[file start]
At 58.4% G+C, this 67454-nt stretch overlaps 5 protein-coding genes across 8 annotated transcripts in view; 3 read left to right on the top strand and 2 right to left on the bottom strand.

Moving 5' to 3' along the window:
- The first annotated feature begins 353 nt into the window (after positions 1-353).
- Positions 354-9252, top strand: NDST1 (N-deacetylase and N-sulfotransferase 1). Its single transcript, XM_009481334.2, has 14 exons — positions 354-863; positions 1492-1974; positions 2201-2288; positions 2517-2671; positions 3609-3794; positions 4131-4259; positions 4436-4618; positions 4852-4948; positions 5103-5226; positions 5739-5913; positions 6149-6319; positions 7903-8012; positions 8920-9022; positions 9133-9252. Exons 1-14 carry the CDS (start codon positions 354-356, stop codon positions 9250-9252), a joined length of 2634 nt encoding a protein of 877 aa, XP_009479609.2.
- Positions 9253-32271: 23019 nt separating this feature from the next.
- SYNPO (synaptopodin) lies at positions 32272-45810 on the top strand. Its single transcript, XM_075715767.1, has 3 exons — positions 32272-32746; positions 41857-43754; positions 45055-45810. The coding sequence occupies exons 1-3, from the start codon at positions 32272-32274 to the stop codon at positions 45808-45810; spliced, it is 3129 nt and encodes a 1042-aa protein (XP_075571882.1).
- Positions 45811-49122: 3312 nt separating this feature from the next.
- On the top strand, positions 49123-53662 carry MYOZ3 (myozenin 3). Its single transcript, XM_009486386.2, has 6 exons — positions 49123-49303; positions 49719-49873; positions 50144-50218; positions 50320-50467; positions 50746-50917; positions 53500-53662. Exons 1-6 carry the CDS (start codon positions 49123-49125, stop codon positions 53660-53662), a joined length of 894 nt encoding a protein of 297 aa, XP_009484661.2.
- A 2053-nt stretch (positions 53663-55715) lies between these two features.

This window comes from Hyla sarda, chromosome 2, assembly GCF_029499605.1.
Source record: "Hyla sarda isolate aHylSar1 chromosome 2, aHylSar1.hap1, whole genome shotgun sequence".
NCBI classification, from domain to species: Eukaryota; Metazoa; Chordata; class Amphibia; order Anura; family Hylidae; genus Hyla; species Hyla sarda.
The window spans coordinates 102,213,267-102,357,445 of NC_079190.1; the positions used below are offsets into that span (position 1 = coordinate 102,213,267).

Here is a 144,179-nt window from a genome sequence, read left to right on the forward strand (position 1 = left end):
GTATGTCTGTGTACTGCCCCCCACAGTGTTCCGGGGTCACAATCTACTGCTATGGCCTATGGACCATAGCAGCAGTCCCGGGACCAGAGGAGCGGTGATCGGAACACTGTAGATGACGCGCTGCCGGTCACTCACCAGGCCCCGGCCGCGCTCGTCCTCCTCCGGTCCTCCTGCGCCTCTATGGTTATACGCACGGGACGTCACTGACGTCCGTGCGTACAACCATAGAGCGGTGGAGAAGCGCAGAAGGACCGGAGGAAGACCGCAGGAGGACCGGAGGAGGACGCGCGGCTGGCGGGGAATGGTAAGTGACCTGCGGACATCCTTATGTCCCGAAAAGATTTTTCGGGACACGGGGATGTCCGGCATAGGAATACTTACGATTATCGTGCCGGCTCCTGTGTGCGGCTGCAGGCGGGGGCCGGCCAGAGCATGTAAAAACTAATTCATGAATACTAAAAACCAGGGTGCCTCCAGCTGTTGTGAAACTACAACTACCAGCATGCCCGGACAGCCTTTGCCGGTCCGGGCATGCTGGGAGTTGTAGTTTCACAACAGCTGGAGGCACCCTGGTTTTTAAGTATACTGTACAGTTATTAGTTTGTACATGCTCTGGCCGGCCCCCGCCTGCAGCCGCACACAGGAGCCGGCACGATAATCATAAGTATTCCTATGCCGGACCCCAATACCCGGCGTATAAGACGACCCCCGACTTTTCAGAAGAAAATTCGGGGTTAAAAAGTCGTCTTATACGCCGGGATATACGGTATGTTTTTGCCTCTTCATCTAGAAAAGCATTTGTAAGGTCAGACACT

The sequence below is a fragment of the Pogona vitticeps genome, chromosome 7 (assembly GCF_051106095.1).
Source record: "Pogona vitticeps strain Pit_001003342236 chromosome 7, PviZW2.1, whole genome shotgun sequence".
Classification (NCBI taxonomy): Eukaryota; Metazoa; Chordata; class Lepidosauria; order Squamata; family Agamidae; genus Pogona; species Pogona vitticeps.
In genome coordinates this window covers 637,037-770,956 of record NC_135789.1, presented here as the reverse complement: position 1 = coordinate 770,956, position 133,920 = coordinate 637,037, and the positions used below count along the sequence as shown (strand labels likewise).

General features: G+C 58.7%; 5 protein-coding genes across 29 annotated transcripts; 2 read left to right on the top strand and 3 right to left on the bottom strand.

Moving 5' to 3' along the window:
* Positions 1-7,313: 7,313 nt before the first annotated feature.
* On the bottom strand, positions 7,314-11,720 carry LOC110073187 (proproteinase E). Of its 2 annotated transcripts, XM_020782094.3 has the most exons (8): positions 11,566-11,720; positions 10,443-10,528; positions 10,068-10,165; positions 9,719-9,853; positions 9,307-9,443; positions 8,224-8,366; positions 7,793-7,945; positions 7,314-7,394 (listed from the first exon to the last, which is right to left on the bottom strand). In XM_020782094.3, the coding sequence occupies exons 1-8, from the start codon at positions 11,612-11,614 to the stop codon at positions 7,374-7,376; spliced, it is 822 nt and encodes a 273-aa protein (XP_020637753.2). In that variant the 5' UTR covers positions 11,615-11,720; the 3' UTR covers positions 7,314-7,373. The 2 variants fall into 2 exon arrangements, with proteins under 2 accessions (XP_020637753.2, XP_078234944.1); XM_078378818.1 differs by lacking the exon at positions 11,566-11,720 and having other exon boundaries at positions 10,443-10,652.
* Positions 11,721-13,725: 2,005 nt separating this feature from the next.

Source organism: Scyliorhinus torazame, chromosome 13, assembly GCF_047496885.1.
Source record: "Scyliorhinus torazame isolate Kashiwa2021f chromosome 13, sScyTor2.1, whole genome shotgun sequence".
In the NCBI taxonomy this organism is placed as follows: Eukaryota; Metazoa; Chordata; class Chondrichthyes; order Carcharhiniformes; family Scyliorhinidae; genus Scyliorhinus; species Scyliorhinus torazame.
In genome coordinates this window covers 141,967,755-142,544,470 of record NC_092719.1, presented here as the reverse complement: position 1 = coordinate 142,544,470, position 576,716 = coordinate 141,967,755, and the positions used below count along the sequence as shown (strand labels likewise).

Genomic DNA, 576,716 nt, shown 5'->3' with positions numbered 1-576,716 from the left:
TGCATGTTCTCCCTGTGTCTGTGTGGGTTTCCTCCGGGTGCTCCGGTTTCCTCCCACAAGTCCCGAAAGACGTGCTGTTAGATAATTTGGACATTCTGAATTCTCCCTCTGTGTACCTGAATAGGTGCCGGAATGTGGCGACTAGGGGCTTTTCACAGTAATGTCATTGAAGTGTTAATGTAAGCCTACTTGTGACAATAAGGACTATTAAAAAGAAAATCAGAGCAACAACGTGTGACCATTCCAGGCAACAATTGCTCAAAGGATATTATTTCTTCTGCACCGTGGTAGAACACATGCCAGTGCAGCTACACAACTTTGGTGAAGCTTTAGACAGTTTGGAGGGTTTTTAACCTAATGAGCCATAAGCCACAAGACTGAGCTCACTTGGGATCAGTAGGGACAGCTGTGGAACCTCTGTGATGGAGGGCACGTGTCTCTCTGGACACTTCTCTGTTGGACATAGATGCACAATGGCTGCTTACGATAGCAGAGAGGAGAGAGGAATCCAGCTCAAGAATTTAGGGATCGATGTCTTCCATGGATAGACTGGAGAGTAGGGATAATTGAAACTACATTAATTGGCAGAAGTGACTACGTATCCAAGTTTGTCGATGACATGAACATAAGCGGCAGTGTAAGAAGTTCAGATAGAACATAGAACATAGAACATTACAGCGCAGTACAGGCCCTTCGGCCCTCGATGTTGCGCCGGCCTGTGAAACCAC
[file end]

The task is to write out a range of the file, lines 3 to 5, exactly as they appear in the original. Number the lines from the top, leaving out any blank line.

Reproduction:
- The first annotated feature begins 353 nt into the window (after positions 1-353).
- Positions 354-9252, top strand: NDST1 (N-deacetylase and N-sulfotransferase 1). Its single transcript, XM_009481334.2, has 14 exons — positions 354-863; positions 1492-1974; positions 2201-2288; positions 2517-2671; positions 3609-3794; positions 4131-4259; positions 4436-4618; positions 4852-4948; positions 5103-5226; positions 5739-5913; positions 6149-6319; positions 7903-8012; positions 8920-9022; positions 9133-9252. Exons 1-14 carry the CDS (start codon positions 354-356, stop codon positions 9250-9252), a joined length of 2634 nt encoding a protein of 877 aa, XP_009479609.2.
- Positions 9253-32271: 23019 nt separating this feature from the next.